Tofu Mole Enchiladas



1 packet mole mix (or if you’re feeling patient, make it yourself)

12 corn or flour tortillas

1 block firm tofu, pressed

1 can whole peeled tomatoes

1 medium block of sharp cheddar cheese, grated

Olive oil



1 bell pepper, roasted, peeled, and diced

1 large potato or 4 small ones, diced

1 medium onion, diced

3-5 cloves garlic, smashed and diced

1 small eggplant (aubergine sized), diced

1/2 bunch cilantro, stemmed and chopped

12 or so pickled jalapeños



Chili powder



Raw ground chili (smoky, not spicy, if you can find it)




Press your block of tofu before you prep the meal, it should be done by the time you’re ready for it. Assuming you got the packet of mole mix, start with that first.



Puree your can of tomatoes. Put the puree in a small saucepan and stir in the packet of mole mix. You might even want a dash of salt to help it along. Cover it and simmer at the lowest heat you’ve got.  By about the time you add the tofu to the enchilada filling, turn off the heat and let the mole cool.


Enchilada Filling:

First thing’s first: get that pepper roasting. Preheat your oven to 450° or fire up that boiler. Slice the bell pepper in half, pole to pole, but do no remove the seeds or stem. Drop a spot of olive oil on each side and spread it around the surface with your finger. Go ahead and put them in the oven on the rack, or on a cookie sheet. If you’re using the oven, use the top rack.  Keep it hot after you’ve taken it out because in about 10 minutes you’re going to put some enchiladas in there.


Next, heat about 1 tablespoon of olive oil in a medium non-stick or well-seasoned cast-iron skillet on medium-high heat. Sauté onions until they begin to brown and then add garlic and sauté for another minute. At this point, lower the heat and add the spices. I never measure, but rest assured you are going to need more than a few good dashes from each because the tofu is going to suck up the flavor. I recommend more cumin over anything else. Stir in the spices so that they cover every thing. If the mix is looking too dry, add a bit more oil. Next add the potatoes, roasted bell pepper (now peeled, seeded, and diced), and eggplant. As the potatoes begin to soften a small bit, unwrap the tofu and break it apart over the skillet with your hands and then mix it in, breaking it up more with a wooden spoon. Last, add the cilantro. Stir until the entire mix is well blended. Salt, taste, season, taste, salt, taste, repeat until it tastes like something you’d want to feed the Obamas.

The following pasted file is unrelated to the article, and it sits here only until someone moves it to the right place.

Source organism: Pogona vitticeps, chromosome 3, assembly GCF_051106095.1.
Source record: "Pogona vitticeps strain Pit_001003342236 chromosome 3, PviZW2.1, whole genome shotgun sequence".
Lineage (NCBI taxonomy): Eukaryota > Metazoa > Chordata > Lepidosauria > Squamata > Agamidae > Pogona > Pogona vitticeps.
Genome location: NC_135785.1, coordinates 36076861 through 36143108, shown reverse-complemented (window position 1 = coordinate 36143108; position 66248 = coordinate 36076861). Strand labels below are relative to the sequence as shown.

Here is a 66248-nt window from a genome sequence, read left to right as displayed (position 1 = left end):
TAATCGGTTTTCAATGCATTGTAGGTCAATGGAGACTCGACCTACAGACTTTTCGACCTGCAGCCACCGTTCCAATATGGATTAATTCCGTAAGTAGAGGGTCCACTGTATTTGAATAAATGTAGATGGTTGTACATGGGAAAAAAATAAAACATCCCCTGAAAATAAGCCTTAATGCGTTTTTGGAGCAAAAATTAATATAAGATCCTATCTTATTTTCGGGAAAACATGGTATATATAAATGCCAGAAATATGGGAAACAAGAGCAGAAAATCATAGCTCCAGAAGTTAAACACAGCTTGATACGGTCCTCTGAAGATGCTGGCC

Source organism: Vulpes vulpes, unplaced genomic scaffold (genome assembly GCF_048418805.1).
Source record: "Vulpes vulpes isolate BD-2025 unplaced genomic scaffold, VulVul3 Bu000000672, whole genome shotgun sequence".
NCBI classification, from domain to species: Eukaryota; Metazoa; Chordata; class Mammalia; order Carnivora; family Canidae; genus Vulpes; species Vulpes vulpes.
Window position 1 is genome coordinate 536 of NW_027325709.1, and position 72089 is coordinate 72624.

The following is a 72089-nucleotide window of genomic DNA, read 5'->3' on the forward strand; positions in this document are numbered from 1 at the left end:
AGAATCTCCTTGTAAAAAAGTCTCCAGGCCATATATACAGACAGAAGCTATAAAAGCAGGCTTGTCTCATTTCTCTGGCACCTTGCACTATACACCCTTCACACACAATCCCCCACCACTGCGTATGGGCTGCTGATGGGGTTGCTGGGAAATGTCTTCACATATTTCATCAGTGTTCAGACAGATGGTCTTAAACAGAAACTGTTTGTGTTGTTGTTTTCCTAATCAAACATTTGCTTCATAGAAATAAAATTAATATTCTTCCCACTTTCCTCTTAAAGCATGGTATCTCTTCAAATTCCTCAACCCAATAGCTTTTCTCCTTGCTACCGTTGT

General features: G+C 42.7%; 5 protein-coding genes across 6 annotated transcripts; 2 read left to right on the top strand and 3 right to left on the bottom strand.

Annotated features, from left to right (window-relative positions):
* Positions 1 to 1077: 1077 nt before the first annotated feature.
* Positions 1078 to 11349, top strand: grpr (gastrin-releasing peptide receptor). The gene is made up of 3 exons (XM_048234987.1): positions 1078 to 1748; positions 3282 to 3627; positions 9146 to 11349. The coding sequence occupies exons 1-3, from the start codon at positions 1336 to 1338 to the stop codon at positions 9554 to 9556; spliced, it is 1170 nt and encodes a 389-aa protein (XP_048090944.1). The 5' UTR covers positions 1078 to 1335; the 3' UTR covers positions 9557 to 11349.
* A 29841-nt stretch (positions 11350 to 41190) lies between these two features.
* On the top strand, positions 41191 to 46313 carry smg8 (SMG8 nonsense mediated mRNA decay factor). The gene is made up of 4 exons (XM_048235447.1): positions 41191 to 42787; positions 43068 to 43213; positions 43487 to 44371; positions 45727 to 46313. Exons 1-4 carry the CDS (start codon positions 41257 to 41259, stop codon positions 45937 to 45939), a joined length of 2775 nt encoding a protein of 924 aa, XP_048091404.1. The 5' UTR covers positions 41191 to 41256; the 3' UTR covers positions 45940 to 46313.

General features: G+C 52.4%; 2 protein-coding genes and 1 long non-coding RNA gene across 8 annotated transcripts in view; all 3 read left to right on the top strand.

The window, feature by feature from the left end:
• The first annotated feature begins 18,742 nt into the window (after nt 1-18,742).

In a regular sized baking pan spread a thin layer of mole sauce, just enough to cover the bottom. If you’re using corn tortillas, I recommend giving them a bath in a skillet with a thin layer of hot corn oil in it to make them pliable. If you’re using flour, do nothing special. Take your tortilla and spread a few spoons (regular eatin’ spoon is what I used) of enchilada mix inside, then a layer of the grated cheese, roll closed, and place seam-side down in the baking pan. Do this until you run out of space or filling.  When your pan is full, spread the rest of the mole on top and then the rest of your cheese. Garnish with the pickled jalapeños and bake until the cheese on top is well melted, and a tiny bit burned. This won’t take long, maybe only 10 minutes.



Serve with cold Mexican beer.


End Notes:

Like every recipe, this one flourishes under creativity. They don’t sell a lot of the things good for the life of an enchilada in Japan so I could not include them in this dish. I recommend experimenting with roasted poblano peppers, goat cheese, feta, fresh lime, fresh roasted corn, home-made mole, tortillas, chili powder, etc. As always, break the rules if you can’t follow them.


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